Pregnancy can be tough enough as it is without having to look after a toddler that’s for sure. Though I have to say I have found pregnancy so much harder this second time around. Though that could be due to the fact that this time I’m not laying in until 10 am most days, instead it’s about 7 am and I’m not taking it slow, I’m taking it at full paced toddler speed, which, if you didn’t know is constant.
Looking after a toddler in the first and third trimesters has certainly been the hardest. At the beginning I felt so sick and tired, I didn’t want to leave the sofa most days, the room constantly spun around and I would feel myself nodding off constantly. Then now, at the end of the pregnancy my body aches, I’m breathless and I’m carrying around this huge boulder on my belly meaning practically any position other than verticle is difficult.
As much as you want to cherish this last 1 on 1 time with your toddler, you start to find the days more increasingly difficult. Harder to get down to the floor to play (and to get back up!), harder to carry your toddler and certainly harder to walk meaning days-out and adventurous walks slowly come to a halt.
And sometimes it can just be totally overwhelming.
Don’t be fooled, I’ve definitely cried over 2435837 times this pregnancy. Remember, emotions and hormones are all over the place and it’s so normal to have a cry just because your toddler is so damn cute. It’s also okay to feel like you’ve ‘had enough’ of being pregnant’ and ‘just can’t wait for it to be over’ – we’ve all felt like that.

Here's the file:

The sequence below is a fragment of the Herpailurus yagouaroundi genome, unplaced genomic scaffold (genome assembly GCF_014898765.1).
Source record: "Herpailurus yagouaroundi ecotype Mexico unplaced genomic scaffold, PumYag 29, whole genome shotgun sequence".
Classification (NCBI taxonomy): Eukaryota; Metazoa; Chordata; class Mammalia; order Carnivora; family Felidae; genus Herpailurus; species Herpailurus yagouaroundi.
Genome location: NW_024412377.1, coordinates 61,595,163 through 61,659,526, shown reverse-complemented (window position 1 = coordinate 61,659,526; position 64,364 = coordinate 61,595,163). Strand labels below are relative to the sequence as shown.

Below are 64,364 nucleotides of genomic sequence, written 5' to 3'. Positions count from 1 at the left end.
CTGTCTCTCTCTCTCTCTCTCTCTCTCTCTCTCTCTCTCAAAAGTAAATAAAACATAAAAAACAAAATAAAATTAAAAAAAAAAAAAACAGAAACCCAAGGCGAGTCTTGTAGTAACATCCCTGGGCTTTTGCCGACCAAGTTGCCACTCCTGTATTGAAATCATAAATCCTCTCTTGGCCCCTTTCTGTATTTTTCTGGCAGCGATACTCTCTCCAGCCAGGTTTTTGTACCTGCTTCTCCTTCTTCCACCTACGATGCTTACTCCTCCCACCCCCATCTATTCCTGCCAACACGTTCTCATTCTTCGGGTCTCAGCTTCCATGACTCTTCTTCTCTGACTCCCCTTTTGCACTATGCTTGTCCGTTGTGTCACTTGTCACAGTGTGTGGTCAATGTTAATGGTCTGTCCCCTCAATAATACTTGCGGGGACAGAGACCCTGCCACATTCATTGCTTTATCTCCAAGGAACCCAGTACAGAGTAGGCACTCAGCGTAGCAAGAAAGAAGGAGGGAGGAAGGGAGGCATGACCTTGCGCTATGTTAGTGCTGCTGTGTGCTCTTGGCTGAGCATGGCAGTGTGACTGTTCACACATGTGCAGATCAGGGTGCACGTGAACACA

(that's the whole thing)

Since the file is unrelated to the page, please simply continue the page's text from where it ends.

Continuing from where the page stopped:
So here is my advice to juggling pregnancy and a toddler.
Sleep When Your Toddler Sleeps
Remember the old saying ‘sleep when the baby sleeps’ when you had your firstborn? Well, guess what it’s back! If you’re lucky enough to still have a toddler that naps in the day then take that chance a couple of times a week to just get yourself some extra shut-eye. You might still be getting the recommended 8 hours a night but boosting up a couple of extra hours will really help.
If your toddler doesn’t nap anymore how about one night a week going to bed around the same time they do? Theodore goes to sleep at 7 pm, and usually one night a week I find myself tucked up in bed at 8.
Encourage Independent Play
Hopefully something your toddler will already be good at. But if not try to encourage it more. Bring out different toys and/or activities to get them interested and explain how ‘mummy’s just going to watch’. Sometimes this works with Theodore and other times I get “no mummy play”.
Introduce ‘Quiet Time’
This might be something you already have, but if not it will become a lifesaver! We stick a film on and cuddle up on the sofa with a couple of biscuits. Sure it doesn’t last the whole film but usually, I can get 10-20 minutes of sitting still together which can just sometimes be enough to give me that little bit of energy boost to play after.
Lower Your Expectations